Public Debt in Switzerland
Switzerland - Public DebtGDP growth weakened in the second quarter on a broad-based slowdown. Adverse external dynamics continued to weigh on the economy, as fixed investment deteriorated amid prolonged global uncertainties and a burdened Euro area economy. Moreover, while export growth recovered in the period, it was noticeably outpaced by that of imports. Turning to Q3, growth has likely remained lackluster and data depicts a sustained downturn in export-oriented sectors. Additionally, a languished German economy and a still-strong franc bode poorly for export prospects and, thus, manufacturing and investment spending. In politics, federal elections to vote in members of both houses of the Swiss parliament are scheduled for 20 October. While the results are unlikely to change economic policy significantly, they could impact the fate of the Swiss-EU framework deal, which the government has yet to ratify.
Switzerland - Public Debt Data
|Public Debt (% of GDP)||30.3||30.6||30.0||29.0||29.3|
5 years of economic forecasts for more than 30 economic indicators.
|Bond Yield||-1.04||6.27 %||Sep 04|
|Exchange Rate||0.98||-0.54 %||Sep 04|
|Stock Market||9,895||-0.82 %||Sep 04|
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October 2, 2019
Consumer prices fell by 0.1% in September, having stayed flat in August.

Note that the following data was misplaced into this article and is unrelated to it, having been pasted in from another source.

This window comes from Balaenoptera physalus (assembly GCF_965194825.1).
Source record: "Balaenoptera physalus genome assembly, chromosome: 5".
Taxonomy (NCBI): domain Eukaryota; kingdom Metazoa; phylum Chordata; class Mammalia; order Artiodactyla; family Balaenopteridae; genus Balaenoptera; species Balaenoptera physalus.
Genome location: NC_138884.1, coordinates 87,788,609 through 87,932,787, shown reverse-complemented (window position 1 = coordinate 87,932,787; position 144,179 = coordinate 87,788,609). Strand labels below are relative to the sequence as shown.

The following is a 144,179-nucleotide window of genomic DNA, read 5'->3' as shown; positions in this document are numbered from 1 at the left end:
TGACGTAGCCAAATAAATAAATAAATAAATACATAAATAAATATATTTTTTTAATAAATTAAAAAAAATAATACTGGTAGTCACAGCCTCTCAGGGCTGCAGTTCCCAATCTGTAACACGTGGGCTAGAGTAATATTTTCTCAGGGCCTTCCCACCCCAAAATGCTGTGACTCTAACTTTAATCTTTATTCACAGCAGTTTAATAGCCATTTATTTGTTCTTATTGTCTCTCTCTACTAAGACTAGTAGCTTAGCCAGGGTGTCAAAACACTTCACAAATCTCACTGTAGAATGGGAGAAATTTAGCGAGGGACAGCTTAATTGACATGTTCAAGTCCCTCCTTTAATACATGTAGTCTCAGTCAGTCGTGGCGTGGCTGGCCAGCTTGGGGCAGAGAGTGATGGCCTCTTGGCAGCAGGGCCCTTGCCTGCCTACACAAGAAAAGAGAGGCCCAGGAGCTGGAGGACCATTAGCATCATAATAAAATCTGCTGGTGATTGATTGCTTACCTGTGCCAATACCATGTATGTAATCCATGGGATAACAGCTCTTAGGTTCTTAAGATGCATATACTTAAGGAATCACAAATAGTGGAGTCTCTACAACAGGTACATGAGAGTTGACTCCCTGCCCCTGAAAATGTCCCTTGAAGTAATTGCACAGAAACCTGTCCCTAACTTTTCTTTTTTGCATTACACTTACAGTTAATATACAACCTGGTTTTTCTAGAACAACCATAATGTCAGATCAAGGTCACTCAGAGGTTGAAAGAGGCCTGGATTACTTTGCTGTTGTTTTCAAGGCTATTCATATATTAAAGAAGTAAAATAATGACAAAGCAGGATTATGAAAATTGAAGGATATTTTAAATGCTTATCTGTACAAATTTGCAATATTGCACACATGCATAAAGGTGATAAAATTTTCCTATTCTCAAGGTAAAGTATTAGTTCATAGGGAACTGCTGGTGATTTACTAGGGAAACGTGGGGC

Switzerland: Manufacturing PMI in September falls to lowest level since July 2009; services PMI ticks up
October 1, 2019
The manufacturing Purchasing Managers’ Index (PMI) produced by Credit Suisse and procure.ch fell to 44.6 in September from 47.2 in August, marking the lowest level since July 2009.
October 1, 2019
Calendar-adjusted real retail sales fell 1.4% on an annual basis in August, almost reversing July’s revised 1.5% increase (previously: +1.4% year-on-year).
September 30, 2019
The KOF economic barometer—a leading composite indicator for the Swiss economy, which forecasts a six-month period—dropped to 93.2 in August, its lowest level since 2015, and below July’s revised figure of 95.5 (previously reported: 97.0 points).
September 19, 2019
At its meeting on 19 September, the Swiss National Bank (SNB) maintained its current expansionary policy stance as widely expected by market analysts.